IN sentencing a man to close to four years in jail for the rape of a 13-year-old girl, Justice Hayden St Clair-Douglas yesterday warned that girls in school uniforms are off limits.
Before sending Dion Taylor of Point Fortin to jail for three years and ten months, the judge said a girl under the age of 14 is not equipped emotionally, socially and financially to cope with the potential consequences of sexual activity.
These, he said, include pregnancy or the threat of her contracting a sexually-transmitted disease.
“I am convinced in no circumstances, sexual activity with a girl under the age of 14 is acceptable, excusable or understandable. In addition to her age, she was on the day in question dressed in her school uniform. This factor can’t be explained excused, accepted or overlooked,” said St Clair-Douglas in the San Fernando First Criminal Court.
He said a girl that age is not capable of properly raising a child and should not have that responsibility.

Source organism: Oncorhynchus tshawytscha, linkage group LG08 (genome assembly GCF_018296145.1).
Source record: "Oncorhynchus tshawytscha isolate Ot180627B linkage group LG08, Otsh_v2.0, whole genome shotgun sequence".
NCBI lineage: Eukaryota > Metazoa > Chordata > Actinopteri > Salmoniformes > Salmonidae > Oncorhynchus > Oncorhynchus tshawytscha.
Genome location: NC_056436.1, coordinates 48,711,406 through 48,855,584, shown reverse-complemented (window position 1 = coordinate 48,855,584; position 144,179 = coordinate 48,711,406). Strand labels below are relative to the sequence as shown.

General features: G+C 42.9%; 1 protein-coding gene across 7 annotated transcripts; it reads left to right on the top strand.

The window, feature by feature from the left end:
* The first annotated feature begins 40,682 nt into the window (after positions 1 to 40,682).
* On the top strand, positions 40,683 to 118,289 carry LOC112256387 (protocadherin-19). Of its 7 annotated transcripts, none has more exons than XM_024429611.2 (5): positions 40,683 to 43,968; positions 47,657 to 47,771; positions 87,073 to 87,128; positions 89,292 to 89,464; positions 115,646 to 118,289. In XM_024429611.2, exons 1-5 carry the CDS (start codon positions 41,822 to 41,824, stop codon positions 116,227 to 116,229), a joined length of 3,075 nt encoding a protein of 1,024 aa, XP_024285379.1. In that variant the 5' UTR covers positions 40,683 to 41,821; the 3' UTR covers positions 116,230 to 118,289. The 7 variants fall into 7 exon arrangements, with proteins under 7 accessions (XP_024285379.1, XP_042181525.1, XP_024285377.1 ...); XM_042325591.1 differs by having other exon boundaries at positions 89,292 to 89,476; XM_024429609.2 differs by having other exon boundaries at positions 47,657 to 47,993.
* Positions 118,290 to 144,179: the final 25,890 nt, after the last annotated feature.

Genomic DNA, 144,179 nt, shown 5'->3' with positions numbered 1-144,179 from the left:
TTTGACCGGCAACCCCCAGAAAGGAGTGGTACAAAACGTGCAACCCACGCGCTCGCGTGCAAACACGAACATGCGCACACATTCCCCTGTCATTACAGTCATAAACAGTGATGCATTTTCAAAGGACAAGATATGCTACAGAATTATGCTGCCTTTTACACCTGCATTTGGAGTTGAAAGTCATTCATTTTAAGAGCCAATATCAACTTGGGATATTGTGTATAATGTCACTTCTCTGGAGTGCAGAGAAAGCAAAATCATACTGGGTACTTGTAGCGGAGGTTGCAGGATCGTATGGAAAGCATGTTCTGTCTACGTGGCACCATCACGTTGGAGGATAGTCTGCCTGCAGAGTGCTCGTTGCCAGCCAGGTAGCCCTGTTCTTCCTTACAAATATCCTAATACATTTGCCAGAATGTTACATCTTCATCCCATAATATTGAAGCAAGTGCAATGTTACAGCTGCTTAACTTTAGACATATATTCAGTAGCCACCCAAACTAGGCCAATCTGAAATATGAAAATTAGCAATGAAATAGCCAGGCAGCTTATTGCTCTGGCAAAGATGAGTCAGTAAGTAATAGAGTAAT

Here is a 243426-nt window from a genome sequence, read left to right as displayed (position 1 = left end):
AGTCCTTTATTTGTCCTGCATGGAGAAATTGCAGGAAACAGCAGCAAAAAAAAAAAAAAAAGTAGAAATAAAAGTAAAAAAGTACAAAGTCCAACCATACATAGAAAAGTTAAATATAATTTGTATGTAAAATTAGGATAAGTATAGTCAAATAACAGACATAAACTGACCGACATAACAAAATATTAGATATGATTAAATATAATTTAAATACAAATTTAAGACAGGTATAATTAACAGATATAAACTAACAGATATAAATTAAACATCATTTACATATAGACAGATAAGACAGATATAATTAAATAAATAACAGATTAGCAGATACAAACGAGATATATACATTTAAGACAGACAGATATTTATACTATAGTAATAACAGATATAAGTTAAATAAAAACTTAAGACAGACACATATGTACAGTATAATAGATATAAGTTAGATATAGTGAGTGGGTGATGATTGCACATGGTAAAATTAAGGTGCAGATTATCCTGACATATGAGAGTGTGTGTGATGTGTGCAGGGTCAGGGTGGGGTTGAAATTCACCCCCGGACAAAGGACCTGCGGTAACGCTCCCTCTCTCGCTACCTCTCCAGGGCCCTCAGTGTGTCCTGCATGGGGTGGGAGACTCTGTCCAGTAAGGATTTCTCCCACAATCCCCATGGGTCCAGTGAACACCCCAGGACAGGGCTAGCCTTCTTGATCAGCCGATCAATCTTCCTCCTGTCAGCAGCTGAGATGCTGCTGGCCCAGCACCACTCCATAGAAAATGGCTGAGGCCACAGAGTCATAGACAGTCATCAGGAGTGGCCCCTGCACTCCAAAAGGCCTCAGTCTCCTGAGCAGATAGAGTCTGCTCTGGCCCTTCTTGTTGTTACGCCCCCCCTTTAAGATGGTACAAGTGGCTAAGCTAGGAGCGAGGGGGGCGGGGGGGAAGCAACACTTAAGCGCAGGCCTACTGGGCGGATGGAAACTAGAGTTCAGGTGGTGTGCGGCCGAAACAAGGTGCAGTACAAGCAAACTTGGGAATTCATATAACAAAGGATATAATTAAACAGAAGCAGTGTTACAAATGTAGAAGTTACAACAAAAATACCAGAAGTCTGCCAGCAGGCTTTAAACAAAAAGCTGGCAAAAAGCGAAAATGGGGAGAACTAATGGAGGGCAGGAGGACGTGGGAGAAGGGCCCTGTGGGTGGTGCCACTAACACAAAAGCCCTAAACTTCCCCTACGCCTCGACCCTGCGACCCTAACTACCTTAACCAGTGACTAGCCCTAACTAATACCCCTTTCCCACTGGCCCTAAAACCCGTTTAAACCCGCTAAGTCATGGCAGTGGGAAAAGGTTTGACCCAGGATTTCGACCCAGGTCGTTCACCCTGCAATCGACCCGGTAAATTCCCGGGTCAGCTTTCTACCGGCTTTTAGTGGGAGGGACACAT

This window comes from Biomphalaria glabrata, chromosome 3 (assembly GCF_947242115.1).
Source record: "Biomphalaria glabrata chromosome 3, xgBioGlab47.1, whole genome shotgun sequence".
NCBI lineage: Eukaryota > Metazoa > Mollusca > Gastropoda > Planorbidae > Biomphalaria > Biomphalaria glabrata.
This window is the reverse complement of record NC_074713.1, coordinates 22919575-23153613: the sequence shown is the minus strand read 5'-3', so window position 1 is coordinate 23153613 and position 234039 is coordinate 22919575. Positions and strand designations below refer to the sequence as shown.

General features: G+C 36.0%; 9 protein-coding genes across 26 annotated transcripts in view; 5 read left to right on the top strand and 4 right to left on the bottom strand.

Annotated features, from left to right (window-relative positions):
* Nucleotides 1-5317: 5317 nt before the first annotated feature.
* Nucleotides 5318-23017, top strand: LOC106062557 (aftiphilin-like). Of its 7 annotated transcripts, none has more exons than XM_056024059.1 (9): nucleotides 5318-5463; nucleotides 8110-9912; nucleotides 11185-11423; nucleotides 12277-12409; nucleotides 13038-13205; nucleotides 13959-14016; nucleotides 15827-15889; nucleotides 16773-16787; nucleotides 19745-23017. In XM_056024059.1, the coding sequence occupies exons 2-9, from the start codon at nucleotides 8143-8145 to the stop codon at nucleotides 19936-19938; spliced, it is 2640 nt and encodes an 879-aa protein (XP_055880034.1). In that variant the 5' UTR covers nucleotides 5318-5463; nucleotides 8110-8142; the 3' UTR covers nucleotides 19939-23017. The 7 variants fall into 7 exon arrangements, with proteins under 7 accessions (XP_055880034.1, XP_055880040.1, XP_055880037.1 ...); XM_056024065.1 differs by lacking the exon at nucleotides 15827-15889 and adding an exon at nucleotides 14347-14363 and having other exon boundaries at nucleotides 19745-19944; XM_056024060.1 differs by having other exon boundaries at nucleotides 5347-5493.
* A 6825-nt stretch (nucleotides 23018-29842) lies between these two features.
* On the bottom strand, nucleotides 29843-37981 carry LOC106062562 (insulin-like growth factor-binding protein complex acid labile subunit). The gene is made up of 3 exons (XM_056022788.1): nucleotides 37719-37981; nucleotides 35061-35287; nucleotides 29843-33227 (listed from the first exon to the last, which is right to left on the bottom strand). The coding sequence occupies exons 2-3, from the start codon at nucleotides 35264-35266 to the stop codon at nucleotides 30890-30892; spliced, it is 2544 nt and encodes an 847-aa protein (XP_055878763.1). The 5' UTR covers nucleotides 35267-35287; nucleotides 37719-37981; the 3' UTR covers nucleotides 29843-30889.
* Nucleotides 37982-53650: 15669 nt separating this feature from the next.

He also said the girl could be taken off the path of proper development and her education stands to be affected.
“Her entire life course could be altered,” the judge said.
St Clair-Douglas added that such a girl could be robbed of her childhood as she is introduced prematurely to a world with which she is not yet equipped to cope.
He said while Taylor may claim ignorance to categories of the Sexual Offences Act of Trinidad and Tobago, every young man should be aware that children in school uniform must be allowed to move to and from school unmolested and, “young girls, especially young school girls ought to be off limits”.
The State proved the victim who was not yet 14 years went to Taylor’s house on February 21, 2005 and then to the home of one his friends. They were alone at the house when they had sexual intercourse.
Taylor, who was then 19 years old, was charged by Corporal Baptiste. He pleaded guilty on May 27 this year.
St Clair-Douglas said the penalties showed the seriousness of such offences. For having sexual intercourse with a girl under the age of 14 years, the maximum sentence is life in prison.
St Clair-Douglas said defence attorney Wilston Campbell in speaking on his client’s behalf, said societal failings resulted in the prisoner’s ignorance of the criminality of his actions, and also the victim had been the aggressor.
The judge said while Taylor may claim he was unaware of the law, the court will send a message “in clear and unambiguous terms...deterrence looms large”.